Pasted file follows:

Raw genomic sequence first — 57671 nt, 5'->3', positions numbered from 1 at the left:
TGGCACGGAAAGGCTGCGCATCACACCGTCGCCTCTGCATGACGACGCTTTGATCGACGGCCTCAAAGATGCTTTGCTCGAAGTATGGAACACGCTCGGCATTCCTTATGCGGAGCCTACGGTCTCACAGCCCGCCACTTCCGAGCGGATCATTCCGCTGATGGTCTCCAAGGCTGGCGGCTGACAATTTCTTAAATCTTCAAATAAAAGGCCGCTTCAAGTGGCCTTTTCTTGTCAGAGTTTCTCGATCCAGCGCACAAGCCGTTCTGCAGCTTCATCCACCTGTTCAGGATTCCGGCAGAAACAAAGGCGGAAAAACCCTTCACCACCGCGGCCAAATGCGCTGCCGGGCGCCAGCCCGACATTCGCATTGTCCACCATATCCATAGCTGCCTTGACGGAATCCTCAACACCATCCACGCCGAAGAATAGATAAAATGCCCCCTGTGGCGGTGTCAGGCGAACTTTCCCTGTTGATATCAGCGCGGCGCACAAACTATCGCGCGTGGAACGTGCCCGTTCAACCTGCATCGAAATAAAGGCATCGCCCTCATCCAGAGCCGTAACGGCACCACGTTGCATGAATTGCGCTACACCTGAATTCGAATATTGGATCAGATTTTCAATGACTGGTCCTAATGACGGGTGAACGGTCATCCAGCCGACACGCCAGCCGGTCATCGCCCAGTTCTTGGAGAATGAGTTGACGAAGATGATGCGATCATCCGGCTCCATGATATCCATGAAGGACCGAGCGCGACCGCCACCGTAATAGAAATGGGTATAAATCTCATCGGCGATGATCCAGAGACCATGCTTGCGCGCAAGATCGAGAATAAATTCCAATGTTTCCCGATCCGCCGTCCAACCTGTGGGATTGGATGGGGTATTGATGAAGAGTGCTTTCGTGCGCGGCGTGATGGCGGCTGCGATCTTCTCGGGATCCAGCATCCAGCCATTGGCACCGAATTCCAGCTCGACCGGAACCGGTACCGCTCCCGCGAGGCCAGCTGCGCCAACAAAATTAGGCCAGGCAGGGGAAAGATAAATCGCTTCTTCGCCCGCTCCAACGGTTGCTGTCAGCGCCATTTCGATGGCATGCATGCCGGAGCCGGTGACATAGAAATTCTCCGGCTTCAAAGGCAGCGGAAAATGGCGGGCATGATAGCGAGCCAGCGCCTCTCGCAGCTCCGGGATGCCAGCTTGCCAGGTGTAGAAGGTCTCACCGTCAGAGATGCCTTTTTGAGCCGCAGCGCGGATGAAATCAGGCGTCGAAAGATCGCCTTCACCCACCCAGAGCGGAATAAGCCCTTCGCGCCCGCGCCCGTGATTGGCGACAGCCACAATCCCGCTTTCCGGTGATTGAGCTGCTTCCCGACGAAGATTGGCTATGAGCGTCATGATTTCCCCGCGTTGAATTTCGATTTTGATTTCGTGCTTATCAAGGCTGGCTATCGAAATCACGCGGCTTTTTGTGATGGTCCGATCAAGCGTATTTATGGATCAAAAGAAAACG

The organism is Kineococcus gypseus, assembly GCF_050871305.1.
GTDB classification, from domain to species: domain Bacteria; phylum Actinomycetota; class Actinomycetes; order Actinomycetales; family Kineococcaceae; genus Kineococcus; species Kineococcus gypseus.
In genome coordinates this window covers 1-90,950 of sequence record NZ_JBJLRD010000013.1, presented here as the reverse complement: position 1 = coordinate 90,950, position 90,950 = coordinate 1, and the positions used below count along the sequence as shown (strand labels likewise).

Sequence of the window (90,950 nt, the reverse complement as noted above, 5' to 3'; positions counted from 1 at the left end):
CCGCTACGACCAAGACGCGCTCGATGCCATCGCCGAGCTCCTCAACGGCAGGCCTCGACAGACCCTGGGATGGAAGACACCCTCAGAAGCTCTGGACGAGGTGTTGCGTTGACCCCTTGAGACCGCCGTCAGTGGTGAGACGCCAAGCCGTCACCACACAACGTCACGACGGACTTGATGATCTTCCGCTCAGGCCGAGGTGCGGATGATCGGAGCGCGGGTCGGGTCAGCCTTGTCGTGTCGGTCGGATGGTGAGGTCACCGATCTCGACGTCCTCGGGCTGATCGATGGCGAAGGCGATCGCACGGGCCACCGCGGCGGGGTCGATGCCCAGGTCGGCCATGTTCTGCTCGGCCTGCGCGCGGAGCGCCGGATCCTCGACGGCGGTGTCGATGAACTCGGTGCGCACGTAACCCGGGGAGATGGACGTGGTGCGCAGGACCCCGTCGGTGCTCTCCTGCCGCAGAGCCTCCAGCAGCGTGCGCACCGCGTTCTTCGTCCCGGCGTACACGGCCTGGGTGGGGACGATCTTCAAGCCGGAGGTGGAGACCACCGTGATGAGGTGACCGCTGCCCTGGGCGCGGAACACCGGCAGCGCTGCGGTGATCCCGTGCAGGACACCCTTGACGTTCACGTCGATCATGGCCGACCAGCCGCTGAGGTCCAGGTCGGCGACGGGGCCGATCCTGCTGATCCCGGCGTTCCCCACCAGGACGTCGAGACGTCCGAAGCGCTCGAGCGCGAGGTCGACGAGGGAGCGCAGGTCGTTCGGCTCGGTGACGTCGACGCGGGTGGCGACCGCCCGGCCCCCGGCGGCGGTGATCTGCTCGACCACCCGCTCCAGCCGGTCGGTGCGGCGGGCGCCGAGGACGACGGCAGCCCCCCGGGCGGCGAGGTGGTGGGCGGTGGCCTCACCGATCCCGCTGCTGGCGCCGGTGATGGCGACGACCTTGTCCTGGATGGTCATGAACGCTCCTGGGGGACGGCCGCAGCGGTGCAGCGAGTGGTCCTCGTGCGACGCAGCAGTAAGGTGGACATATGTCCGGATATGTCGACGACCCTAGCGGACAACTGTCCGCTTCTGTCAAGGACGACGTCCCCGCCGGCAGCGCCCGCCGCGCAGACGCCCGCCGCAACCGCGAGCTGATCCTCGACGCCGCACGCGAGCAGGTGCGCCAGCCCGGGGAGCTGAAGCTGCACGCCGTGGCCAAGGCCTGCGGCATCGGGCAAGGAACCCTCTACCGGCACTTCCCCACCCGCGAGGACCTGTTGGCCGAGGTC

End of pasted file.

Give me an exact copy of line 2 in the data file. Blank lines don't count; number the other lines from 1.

TGGCACGGAAAGGCTGCGCATCACACCGTCGCCTCTGCATGACGACGCTTTGATCGACGGCCTCAAAGATGCTTTGCTCGAAGTATGGAACACGCTCGGCATTCCTTATGCGGAGCCTACGGTCTCACAGCCCGCCACTTCCGAGCGGATCATTCCGCTGATGGTCTCCAAGGCTGGCGGCTGACAATTTCTTAAATCTTCAAATAAAAGGCCGCTTCAAGTGGCCTTTTCTTGTCAGAGTTTCTCGATCCAGCGCACAAGCCGTTCTGCAGCTTCATCCACCTGTTCAGGATTCCGGCAGAAACAAAGGCGGAAAAACCCTTCACCACCGCGGCCAAATGCGCTGCCGGGCGCCAGCCCGACATTCGCATTGTCCACCATATCCATAGCTGCCTTGACGGAATCCTCAACACCATCCACGCCGAAGAATAGATAAAATGCCCCCTGTGGCGGTGTCAGGCGAACTTTCCCTGTTGATATCAGCGCGGCGCACAAACTATCGCGCGTGGAACGTGCCCGTTCAACCTGCATCGAAATAAAGGCATCGCCCTCATCCAGAGCCGTAACGGCACCACGTTGCATGAATTGCGCTACACCTGAATTCGAATATTGGATCAGATTTTCAATGACTGGTCCTAATGACGGGTGAACGGTCATCCAGCCGACACGCCAGCCGGTCATCGCCCAGTTCTTGGAGAATGAGTTGACGAAGATGATGCGATCATCCGGCTCCATGATATCCATGAAGGACCGAGCGCGACCGCCACCGTAATAGAAATGGGTATAAATCTCATCGGCGATGATCCAGAGACCATGCTTGCGCGCAAGATCGAGAATAAATTCCAATGTTTCCCGATCCGCCGTCCAACCTGTGGGATTGGATGGGGTATTGATGAAGAGTGCTTTCGTGCGCGGCGTGATGGCGGCTGCGATCTTCTCGGGATCCAGCATCCAGCCATTGGCACCGAATTCCAGCTCGACCGGAACCGGTACCGCTCCCGCGAGGCCAGCTGCGCCAACAAAATTAGGCCAGGCAGGGGAAAGATAAATCGCTTCTTCGCCCGCTCCAACGGTTGCTGTCAGCGCCATTTCGATGGCATGCATGCCGGAGCCGGTGACATAGAAATTCTCCGGCTTCAAAGGCAGCGGAAAATGGCGGGCATGATAGCGAGCCAGCGCCTCTCGCAGCTCCGGGATGCCAGCTTGCCAGGTGTAGAAGGTCTCACCGTCAGAGATGCCTTTTTGAGCCGCAGCGCGGATGAAATCAGGCGTCGAAAGATCGCCTTCACCCACCCAGAGCGGAATAAGCCCTTCGCGCCCGCGCCCGTGATTGGCGACAGCCACAATCCCGCTTTCCGGTGATTGAGCTGCTTCCCGACGAAGATTGGCTATGAGCGTCATGATTTCCCCGCGTTGAATTTCGATTTTGATTTCGTGCTTATCAAGGCTGGCTATCGAAATCACGCGGCTTTTTGTGATGGTCCGATCAAGCGTATTTATGGATCAAAAGAAAACG